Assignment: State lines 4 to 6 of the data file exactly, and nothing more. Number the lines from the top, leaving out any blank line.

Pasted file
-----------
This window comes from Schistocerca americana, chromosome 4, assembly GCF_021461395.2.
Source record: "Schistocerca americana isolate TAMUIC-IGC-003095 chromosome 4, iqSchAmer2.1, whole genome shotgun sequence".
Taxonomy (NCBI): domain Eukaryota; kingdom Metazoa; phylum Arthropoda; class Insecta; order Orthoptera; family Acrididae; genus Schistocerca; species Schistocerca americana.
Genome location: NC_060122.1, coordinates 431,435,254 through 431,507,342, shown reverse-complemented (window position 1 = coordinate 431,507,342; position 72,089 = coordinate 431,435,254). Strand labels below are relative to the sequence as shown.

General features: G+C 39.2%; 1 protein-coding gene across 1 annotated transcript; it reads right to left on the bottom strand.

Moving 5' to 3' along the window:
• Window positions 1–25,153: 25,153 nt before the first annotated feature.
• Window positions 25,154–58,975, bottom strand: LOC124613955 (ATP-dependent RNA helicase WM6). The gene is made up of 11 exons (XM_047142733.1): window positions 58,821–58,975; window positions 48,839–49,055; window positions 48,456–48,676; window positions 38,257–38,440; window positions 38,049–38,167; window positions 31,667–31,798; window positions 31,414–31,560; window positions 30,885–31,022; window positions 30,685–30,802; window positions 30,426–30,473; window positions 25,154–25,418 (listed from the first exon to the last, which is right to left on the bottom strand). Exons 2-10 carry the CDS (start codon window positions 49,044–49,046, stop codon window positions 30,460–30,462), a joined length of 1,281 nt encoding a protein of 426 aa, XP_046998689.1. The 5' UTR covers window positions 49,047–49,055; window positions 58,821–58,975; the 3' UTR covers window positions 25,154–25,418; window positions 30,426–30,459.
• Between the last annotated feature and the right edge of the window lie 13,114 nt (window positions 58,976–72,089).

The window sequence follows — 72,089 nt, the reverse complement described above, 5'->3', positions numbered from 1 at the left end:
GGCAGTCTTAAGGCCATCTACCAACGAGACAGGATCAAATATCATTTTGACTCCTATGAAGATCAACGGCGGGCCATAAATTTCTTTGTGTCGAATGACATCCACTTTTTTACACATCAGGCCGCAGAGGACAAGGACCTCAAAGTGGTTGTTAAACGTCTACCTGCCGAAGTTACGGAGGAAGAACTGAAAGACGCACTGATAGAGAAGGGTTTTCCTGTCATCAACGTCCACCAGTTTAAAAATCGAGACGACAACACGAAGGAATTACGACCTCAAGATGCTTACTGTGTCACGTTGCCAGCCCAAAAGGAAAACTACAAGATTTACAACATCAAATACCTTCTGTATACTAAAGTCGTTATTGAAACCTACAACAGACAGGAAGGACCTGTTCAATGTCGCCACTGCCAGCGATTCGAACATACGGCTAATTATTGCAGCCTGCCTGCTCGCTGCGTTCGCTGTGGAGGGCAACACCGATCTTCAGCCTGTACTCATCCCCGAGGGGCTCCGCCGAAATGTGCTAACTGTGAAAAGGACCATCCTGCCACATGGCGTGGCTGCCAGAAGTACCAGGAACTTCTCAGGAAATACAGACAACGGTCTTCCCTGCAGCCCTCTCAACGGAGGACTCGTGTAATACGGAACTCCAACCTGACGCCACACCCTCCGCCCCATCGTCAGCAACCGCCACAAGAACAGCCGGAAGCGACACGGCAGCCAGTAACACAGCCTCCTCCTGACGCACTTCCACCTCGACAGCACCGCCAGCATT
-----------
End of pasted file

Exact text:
Genome location: NC_060122.1, coordinates 431,435,254 through 431,507,342, shown reverse-complemented (window position 1 = coordinate 431,507,342; position 72,089 = coordinate 431,435,254). Strand labels below are relative to the sequence as shown.

General features: G+C 39.2%; 1 protein-coding gene across 1 annotated transcript; it reads right to left on the bottom strand.

Moving 5' to 3' along the window: